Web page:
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The spinal cord can learn and remember—completely independent of the brain

Study reveals how specific neuronal populations within the spinal cord facilitate learning and recall of movements.
Study reveals how specific neuronal populations within the spinal cord facilitate learning and recall of movements. (CREDIT: Creative Commons)


The spinal cord, often regarded as a mere messenger between the brain and the body, has now emerged as a hub of learning and memory, independent of the brain.


Researchers at the Neuro-Electronics Research Flanders (NERF) in Leuven reveal how specific neuronal populations within the spinal cord facilitate learning and recall of movements, shedding new light on its role beyond simple relay functions.


 
 

Understanding the Spinal Cord’s Plasticity


The spinal cord possesses an intriguing ability to fine-tune movements and actions autonomously, even in the absence of brain input. Professor Aya Takeoka, leading a team at NERF, delves into this phenomenon, exploring how nerve connections adapt during movement learning and recovery from injuries.


3D illustration showing a cross-section of the human spinal cord.
3D illustration showing a cross-section of the human spinal cord. (CREDIT: Neuro-Electronics Research Flanders (NERF))


Despite evidence of spinal cord learning dating back to the early 20th century, the exact neurons involved and their encoding mechanisms have remained elusive due to challenges in observing neuronal activity in awake, moving animals.


 
 

Revealing Neuronal Mechanisms


To address this challenge, doctoral researcher Simon Lavaud and colleagues at NERF devised an innovative experimental setup, drawing inspiration from insect studies.


By training mice in specific movements, they identified two distinct neuronal populations—one dorsal and one ventral—that play pivotal roles in motor learning. Lavaud explains, "The dorsal neurons facilitate learning, while the ventral neurons ensure retention and execution of learned movements."


 

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This relay-like mechanism orchestrates the acquisition and recall of motor skills within the spinal cord itself.


Comparing it to a relay race, Lavaud believes, "The dorsal neurons initiate learning by relaying sensory information, akin to the first runner in a race, while the ventral neurons take over to ensure smooth execution, similar to the subsequent runners passing the baton."


 
 

Implications for Learning and Rehabilitation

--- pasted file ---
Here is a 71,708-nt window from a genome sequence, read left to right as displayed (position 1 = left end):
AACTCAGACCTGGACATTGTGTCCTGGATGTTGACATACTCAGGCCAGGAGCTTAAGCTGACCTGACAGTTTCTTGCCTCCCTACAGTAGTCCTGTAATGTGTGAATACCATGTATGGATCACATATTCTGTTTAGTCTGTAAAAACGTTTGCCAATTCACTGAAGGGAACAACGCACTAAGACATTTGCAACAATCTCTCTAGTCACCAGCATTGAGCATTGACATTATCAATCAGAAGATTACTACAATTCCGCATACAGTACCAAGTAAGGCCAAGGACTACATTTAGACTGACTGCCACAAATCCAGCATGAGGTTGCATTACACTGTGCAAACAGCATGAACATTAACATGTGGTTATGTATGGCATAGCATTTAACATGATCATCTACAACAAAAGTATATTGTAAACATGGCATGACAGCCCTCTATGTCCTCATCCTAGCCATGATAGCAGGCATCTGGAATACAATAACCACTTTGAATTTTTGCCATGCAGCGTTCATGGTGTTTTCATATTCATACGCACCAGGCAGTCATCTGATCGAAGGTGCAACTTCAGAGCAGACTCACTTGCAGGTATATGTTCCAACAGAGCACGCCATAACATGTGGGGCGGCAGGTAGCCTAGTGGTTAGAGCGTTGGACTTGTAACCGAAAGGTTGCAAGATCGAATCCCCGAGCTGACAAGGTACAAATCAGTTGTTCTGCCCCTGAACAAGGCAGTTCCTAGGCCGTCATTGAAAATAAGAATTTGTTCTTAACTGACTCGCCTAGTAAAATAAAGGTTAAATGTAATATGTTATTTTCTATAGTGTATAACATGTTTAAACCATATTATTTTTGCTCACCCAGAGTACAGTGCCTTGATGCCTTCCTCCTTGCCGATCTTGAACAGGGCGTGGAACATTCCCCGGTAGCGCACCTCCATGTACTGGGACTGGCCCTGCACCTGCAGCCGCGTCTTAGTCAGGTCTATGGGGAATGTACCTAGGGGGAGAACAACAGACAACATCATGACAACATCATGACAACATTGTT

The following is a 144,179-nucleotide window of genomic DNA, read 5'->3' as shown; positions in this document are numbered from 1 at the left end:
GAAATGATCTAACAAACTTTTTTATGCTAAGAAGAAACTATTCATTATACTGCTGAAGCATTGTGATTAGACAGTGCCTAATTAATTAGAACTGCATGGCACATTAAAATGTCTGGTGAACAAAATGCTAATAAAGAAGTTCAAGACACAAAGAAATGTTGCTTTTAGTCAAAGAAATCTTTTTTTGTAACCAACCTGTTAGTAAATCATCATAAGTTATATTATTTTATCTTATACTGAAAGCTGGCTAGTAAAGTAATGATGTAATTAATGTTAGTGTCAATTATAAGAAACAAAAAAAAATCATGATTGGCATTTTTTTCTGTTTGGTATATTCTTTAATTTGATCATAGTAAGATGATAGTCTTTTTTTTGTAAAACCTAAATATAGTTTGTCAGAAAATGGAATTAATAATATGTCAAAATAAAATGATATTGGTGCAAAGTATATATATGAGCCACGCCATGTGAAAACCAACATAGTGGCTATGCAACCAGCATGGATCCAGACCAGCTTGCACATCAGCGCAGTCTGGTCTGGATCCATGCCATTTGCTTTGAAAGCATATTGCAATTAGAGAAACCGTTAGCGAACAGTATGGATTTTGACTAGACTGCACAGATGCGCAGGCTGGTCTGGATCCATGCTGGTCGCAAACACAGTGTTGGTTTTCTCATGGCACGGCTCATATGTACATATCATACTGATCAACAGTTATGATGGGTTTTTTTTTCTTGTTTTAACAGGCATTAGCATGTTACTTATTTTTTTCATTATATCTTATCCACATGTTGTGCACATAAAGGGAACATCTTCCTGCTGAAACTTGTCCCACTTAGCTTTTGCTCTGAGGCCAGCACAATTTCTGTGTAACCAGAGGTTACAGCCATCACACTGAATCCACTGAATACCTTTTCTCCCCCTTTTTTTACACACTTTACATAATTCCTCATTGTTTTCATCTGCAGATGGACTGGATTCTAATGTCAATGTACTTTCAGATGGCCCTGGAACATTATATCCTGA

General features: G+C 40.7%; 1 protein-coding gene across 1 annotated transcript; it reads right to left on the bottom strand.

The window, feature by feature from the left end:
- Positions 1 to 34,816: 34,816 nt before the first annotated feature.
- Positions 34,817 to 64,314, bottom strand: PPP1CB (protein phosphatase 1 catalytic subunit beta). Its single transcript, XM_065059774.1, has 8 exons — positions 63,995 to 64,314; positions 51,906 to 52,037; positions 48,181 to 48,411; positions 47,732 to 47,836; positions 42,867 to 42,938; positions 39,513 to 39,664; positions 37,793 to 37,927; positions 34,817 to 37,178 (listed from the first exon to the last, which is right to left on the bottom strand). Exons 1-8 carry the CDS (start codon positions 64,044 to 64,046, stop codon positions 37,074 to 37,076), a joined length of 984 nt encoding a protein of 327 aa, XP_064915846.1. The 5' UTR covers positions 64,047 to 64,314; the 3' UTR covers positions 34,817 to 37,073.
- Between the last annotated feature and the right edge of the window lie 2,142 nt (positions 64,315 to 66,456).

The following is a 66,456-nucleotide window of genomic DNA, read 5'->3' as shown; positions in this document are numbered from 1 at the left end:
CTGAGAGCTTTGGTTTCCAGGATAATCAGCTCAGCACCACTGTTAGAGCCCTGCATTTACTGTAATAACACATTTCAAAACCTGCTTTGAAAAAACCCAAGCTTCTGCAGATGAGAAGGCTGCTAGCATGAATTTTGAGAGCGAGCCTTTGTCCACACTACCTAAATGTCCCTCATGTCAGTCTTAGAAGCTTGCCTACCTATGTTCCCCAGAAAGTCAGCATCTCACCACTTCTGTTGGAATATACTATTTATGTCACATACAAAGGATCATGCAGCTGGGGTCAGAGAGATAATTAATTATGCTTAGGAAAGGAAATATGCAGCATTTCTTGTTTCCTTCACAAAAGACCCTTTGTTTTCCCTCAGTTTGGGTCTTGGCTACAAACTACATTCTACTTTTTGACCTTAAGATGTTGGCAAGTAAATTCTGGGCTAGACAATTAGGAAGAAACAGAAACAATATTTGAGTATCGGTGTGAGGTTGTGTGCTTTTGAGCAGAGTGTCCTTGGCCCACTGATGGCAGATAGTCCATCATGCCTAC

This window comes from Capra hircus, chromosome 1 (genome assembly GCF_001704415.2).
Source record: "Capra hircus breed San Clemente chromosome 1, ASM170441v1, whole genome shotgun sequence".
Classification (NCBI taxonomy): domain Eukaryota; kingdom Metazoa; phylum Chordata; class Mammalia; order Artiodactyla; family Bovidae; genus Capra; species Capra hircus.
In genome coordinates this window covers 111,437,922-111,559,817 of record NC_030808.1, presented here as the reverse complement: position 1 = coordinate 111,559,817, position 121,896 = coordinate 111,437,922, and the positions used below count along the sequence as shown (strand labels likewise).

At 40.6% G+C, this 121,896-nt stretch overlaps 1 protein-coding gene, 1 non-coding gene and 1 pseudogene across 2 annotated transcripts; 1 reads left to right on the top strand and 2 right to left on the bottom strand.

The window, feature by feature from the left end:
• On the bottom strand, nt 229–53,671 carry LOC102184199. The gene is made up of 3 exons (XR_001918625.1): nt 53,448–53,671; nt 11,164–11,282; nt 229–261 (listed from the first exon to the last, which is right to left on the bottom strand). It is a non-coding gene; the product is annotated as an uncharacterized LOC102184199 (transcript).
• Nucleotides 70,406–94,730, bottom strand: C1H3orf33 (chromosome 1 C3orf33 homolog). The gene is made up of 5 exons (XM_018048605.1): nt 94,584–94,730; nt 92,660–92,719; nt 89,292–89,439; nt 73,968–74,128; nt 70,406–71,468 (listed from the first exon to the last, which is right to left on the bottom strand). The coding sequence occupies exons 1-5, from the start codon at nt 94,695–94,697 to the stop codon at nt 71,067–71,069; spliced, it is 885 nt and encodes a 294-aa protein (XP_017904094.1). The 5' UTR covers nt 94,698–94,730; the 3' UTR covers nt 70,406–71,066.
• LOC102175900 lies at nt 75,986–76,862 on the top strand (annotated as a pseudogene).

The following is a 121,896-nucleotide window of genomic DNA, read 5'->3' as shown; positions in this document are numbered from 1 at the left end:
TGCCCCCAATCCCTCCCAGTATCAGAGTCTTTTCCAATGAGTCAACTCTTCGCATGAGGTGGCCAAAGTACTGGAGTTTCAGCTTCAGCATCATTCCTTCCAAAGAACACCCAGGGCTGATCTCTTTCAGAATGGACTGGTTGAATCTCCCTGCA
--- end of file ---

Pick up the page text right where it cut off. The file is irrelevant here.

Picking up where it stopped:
The findings, detailed in Science, highlight parallels between spinal cord neuronal activity and classical forms of learning and memory. Unraveling these mechanisms not only deepens our understanding of movement acquisition and automation but also holds significance for rehabilitation. Prof. Takeoka emphasizes, "The circuits identified could facilitate movement learning and long-term motor memory, crucial for recovery from brain or spinal cord injuries."


Professor Aya Takeoka, doctoral researcher Simon Lavaud, Mattia D'Andola, Charlotte Bichara, Sho-Hao Yeh.
Professor Aya Takeoka, doctoral researcher Simon Lavaud, Mattia D'Andola, Charlotte Bichara, Sho-Hao Yeh. (CREDIT: Neuro-Electronics Research Flanders)


As research in neuroscience advances, the once oversimplified role of the spinal cord evolves, revealing its complex contributions to motor function and learning.


 
 

The work conducted by Prof. Takeoka and her team at NERF illuminates the intricate workings of spinal circuits and opens avenues for innovative approaches to rehabilitation. By harnessing the spinal cord's inherent plasticity, scientists may pave the way for enhanced recovery strategies and improved quality of life for individuals with spinal injuries.



The research (team) was supported by the Research Foundation Flanders (FWO), Marie Skłodowska-Curie Actions (MSCA), a Taiwan-KU Leuven PhD fellowship (P1040), and the Wings for Life Spinal Cord Research Foundation. 


 
 

The research study can be read at: Two inhibitory neuronal classes govern acquisition and recall of spinal sensorimotor adaptation. Lavaud, et al. Science, 2024.






For more science news stories check out our New Innovations section at The Brighter Side of News.


 

Note: Materials provided above by The Brighter Side of News. Content may be edited for style and length.


 

 

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